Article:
Union Cries Foul At Summer Hoops League

Morrissey Blvd. Star Market Involved In Union Dispute.

Morrissey Blvd. Star Market Involved In Union Dispute.

J.P. Goodwin

National Basketball Association (NBA) rookies and free agents weren’t the only ones trying to score points at the 2002 Shaw’s Pro Summer League at UMass Boston. A small contingent supporting the AFL-CIO’s United Food and Commercial Workers (UFCW) International Union were also on hand passing out bright orange flyers titled “Is Star Market a Good Neighbor?”.

The informational flyers, distributed inside the Clark Athletic Center on July 16, were part of an organized attempt to publicize efforts to unionize Star Market employees in order to improve their working conditions. Star Market was purchased by Shaw’s, whose employees are unionized.

A successful movement to unionize would have a direct effect on the working conditions of employees at the local Star Market located on Morrissey Boulevard adjacent to the JFK T stop.

“We don’t think the university should be giving all this publicity to Shaw’s when they are actively engaging in anti-union activity,” explained Tom Goodkind, a member of UMB’s Professional Staff Union, Service Employees International Union (SEIU) Local 509. “We are in support of all Star Market and Shaw’s employees being able to engage in union activities without interference,” added Goodkind.

The protest was short-lived as UMB Public Safety informed the group of eight protesters that they couldn’t hand out flyers within the Clark Center and that their actions would have to be limited to an area away from the entrances to the gym and parking lot due to the fact that basketball tournament was a private event. After being informed they would have to move, the protesters contacted Boston City Hall which informed them that they needed a permit for their protest. According to Deputy Chief Phillip O’Donnell the group was “misinformed” and although they dispersed, “they didn’t actually need a permit for this type of activity.”

Sandy Felder, a spokesperson for the AFL-CIO, provided some background information on management activities which prompted the union activity. In 1998, Shaw’s (owned by British conglomerate J. Sainsbury) purchased Star Market stores, making them one of the largest super market chains in Massachusetts, with sales last year of $4,400,000,000. Shaw’s employees have been represented by the UFCW.

“Over the past year, Shaw’s aggressively attempted to destroy the union and has renounced its responsibilities to the workers,” declared Felder. She explained that in the Boston area (including at the Morrissey Boulevard location), Shaw’s has waged “an intensive campaign to prevent 6,000 Star Market workers from forming a union.” This campaign has reportedly included showing anti-union videos to new Star employees and forcing workers to attend anti-union talks during work time. Management has also been accused of limiting worker’s access to union organizers and attempting to intimidate workers by photographing organizers and calling the police.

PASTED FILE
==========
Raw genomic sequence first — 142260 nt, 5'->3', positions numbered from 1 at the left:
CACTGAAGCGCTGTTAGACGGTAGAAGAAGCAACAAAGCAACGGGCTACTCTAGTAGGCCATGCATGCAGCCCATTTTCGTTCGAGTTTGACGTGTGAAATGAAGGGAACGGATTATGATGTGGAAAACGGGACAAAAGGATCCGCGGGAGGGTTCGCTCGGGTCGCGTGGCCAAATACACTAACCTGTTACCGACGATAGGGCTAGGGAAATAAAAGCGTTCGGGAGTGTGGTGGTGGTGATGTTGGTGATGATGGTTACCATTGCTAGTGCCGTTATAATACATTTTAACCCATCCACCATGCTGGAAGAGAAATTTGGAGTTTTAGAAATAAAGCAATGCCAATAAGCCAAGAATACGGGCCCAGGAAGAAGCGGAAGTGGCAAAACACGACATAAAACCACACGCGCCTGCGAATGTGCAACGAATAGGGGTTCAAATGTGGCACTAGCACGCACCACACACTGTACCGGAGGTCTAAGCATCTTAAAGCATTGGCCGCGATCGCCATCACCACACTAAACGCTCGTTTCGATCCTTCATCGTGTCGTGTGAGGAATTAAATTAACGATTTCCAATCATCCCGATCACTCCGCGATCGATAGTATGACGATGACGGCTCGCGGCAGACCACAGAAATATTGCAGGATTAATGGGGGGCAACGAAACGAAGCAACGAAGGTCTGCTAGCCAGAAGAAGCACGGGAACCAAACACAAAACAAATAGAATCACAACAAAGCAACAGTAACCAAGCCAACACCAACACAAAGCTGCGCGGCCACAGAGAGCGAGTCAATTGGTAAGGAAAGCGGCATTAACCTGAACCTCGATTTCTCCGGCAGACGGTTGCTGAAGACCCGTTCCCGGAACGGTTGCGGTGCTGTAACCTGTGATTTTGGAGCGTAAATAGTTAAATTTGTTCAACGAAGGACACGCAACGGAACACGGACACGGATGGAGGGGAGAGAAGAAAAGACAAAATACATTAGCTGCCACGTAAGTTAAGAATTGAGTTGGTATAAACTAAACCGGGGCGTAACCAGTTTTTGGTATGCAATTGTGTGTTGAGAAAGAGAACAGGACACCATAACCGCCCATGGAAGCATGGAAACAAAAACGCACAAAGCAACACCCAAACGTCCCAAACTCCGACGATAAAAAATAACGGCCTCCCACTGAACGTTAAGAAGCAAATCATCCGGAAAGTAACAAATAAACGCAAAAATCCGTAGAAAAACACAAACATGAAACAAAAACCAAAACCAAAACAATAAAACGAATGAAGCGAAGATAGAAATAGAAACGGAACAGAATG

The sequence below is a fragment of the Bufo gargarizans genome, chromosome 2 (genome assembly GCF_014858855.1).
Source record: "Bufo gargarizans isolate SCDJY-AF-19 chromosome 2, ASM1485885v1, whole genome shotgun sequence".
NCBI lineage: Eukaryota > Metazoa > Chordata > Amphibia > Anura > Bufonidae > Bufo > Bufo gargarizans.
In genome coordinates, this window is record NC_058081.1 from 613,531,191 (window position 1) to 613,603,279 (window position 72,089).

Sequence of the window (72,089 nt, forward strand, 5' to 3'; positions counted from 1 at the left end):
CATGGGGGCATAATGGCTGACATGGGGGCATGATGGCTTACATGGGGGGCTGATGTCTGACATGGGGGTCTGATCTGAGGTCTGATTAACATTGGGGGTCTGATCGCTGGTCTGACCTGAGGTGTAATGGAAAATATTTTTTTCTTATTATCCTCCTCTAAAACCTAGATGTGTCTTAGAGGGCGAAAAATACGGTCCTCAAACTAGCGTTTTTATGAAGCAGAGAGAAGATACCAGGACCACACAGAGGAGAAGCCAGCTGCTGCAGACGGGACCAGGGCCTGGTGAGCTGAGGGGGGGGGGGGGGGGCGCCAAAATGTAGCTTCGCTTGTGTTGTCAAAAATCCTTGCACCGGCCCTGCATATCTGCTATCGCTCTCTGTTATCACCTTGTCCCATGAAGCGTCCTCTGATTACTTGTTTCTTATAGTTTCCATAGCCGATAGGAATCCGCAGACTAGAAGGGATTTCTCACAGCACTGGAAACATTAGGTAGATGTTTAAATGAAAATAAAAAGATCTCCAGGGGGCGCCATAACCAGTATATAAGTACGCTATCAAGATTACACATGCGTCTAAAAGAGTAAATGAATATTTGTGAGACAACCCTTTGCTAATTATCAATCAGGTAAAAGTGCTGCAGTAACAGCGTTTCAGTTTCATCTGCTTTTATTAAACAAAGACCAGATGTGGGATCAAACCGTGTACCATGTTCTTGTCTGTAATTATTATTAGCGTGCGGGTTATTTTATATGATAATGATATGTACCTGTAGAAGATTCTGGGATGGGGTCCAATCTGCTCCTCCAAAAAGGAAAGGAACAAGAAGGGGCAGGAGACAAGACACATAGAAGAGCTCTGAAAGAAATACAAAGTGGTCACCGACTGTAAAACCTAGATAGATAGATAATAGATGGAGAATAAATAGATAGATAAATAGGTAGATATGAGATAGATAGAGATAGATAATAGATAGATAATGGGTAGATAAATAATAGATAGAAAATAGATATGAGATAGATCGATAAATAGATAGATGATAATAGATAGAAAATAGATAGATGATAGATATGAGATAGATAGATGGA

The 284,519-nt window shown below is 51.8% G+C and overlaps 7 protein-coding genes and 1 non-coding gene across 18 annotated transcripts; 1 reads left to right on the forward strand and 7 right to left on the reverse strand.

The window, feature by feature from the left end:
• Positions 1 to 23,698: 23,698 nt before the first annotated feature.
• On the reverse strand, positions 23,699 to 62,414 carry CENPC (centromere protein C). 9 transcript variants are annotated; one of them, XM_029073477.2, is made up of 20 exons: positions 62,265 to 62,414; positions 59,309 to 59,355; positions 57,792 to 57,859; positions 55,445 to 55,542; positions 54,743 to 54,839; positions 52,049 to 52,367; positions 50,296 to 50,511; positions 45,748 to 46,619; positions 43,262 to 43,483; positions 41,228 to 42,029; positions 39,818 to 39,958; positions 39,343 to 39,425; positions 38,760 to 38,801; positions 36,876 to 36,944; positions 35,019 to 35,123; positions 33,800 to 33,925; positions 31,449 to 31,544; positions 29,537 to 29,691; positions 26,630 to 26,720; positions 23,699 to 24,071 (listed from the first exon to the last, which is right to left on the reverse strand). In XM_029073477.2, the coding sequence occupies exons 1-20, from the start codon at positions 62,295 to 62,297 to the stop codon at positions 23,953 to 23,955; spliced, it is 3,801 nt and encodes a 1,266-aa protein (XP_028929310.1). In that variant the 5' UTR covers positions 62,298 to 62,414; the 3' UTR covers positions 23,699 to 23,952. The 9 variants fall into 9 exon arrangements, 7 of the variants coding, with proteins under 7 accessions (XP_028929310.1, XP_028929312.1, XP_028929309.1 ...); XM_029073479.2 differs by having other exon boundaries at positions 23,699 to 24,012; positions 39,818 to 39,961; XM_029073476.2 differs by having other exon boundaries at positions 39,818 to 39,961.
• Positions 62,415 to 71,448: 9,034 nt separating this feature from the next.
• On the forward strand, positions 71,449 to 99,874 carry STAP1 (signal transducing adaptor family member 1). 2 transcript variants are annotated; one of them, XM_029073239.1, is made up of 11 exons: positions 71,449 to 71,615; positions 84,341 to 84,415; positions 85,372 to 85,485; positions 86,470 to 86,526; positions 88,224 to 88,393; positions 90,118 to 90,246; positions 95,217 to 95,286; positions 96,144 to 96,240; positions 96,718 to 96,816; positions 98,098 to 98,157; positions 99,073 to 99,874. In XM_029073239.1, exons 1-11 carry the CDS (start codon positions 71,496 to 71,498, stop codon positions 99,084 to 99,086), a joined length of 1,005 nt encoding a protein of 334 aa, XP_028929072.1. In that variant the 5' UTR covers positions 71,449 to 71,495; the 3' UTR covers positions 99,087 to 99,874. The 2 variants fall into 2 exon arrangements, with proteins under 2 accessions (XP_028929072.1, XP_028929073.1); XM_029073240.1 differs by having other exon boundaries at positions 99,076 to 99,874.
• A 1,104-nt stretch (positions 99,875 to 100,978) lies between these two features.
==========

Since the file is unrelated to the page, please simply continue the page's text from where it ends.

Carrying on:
A veteran employee of the Morrissey Blvd. Star Market [on the condition of anonymity] outlined some of the worker’s grievances. “The health insurance plan sucks, the pay sucks, most of us can only work part-time, even if we want to work full-time and God forbid they think your involved in union talk.”

According to the UFCW, J. Sainsbury is not only fighting to keep Star employees from unionizing, they also “are aggressively attempting to destroy the existing Shaw’s union.” These attempts reportedly include shredding its contract with workers in 11 Worcester-area Shaw’s stores, claiming these workers had no right to union representation; falsely claiming that the union would triple area workers’ cost for health insurance and unilaterally implementing changes to workers’ sick, vacation and personal time policies.

IF UFCW efforts are successful at Star Market stores, part-time workers would have opportunities to work full-time. Those who work part-time would have guaranteed hours. The cost of health insurance would decrease from $27 a week to $7 a week – the current cost of health insurance at unionized Shaw’s stores. They are also requesting salary increases (many Star employees earn less than $8 an hour) and the implementation of a formal grievance procedure.

Ashley McCown from the public relations firm Bishoff Solomon Communications, issued the following statement representing Shaw’s position: “These activities are nothing more than a misguided effort to distort the facts and interfere with our employees free choice.

“Our associates have the legal right to engage in union activity, and the company will not do anything to interfere with that right. However, the law also states that associates have the right to refrain from joining or supporting a union. Associates in our Star stores have reported being consistently harassed by union representatives from UFCW. They feel intimidated by these union representatives who are pressing them to answer questions and sign cards, even after they have repeatedly told the union they are not interested.

Our associates deserve to be treated with dignity and respect for their rights, and everyone, including unions, should respect those rights.”

Tess Ewing, from UMB Local 509, stated, ” “What we were doing at UMB is supporting what the union [UFCW] is trying to do. Since this event is taking place on our campus, we don’t think our workplace should be used as a place for a union busting employer such as Shaw’s to get favorable union busting community publicity.”